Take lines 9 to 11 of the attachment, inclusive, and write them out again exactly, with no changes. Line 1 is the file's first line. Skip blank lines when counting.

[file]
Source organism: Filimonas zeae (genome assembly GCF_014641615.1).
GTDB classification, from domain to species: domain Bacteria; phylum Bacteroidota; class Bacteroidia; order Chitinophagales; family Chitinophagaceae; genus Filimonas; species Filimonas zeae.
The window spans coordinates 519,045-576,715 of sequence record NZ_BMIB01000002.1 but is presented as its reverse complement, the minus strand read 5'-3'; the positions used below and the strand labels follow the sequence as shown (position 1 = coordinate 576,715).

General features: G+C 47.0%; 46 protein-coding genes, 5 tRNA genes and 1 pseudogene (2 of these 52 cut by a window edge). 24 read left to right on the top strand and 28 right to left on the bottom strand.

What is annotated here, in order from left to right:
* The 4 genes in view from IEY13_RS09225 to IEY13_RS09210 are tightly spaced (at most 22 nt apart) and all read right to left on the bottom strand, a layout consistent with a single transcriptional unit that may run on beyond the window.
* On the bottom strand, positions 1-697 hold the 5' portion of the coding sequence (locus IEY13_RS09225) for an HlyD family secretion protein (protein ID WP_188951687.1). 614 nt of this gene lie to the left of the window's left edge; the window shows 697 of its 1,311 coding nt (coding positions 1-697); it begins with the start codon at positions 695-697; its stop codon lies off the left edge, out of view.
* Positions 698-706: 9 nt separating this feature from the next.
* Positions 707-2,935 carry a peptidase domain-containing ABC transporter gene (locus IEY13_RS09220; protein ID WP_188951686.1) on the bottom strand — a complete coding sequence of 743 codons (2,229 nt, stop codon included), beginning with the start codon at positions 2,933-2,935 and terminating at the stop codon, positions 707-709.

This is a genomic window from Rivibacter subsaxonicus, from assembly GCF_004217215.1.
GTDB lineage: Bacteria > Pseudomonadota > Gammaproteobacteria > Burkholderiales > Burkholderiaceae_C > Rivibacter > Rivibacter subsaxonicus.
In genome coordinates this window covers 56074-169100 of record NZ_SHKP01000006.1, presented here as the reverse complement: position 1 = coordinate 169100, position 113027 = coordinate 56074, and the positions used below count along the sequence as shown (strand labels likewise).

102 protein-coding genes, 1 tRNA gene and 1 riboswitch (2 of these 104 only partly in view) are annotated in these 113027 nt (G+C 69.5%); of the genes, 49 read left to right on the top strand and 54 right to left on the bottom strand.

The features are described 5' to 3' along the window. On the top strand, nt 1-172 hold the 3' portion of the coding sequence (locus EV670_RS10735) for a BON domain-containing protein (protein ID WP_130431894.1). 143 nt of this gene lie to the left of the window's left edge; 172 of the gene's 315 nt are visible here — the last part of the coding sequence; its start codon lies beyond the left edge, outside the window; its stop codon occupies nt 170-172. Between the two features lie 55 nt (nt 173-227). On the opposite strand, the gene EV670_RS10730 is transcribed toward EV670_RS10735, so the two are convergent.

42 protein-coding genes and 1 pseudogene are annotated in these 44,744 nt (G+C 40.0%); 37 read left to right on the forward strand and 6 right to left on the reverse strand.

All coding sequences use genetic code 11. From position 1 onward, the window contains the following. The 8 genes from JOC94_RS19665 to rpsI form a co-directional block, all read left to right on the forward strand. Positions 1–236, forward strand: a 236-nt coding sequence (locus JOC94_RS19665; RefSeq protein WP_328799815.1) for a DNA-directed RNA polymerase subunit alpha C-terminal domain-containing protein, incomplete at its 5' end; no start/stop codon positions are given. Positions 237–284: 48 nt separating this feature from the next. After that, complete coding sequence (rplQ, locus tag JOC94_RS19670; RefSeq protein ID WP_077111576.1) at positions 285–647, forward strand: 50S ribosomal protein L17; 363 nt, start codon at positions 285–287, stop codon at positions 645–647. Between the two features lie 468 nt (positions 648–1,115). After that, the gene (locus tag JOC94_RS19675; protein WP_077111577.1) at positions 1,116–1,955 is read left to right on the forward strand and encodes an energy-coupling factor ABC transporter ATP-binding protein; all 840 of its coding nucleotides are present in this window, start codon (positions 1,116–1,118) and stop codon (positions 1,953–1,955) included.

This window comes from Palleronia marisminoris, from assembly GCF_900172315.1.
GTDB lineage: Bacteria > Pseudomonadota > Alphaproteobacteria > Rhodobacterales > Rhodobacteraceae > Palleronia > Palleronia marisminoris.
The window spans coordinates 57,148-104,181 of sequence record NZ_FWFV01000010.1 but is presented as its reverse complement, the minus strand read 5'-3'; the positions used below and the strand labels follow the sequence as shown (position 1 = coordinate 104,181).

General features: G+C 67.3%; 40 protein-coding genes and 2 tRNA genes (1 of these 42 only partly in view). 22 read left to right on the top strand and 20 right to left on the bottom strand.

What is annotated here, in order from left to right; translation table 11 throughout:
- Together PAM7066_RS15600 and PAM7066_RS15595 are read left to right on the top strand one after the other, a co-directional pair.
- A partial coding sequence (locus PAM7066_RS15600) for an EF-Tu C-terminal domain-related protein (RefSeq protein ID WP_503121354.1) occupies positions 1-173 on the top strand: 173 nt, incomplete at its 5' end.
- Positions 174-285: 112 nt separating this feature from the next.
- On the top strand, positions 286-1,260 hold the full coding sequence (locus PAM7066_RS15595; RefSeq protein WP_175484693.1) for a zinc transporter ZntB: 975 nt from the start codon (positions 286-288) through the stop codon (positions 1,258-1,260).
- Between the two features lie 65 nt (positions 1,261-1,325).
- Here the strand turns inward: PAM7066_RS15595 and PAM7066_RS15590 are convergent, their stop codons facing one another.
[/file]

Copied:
* Positions 707-2,935 carry a peptidase domain-containing ABC transporter gene (locus IEY13_RS09220; protein ID WP_188951686.1) on the bottom strand — a complete coding sequence of 743 codons (2,229 nt, stop codon included), beginning with the start codon at positions 2,933-2,935 and terminating at the stop codon, positions 707-709.

This is a genomic window from Rivibacter subsaxonicus, from assembly GCF_004217215.1.
GTDB lineage: Bacteria > Pseudomonadota > Gammaproteobacteria > Burkholderiales > Burkholderiaceae_C > Rivibacter > Rivibacter subsaxonicus.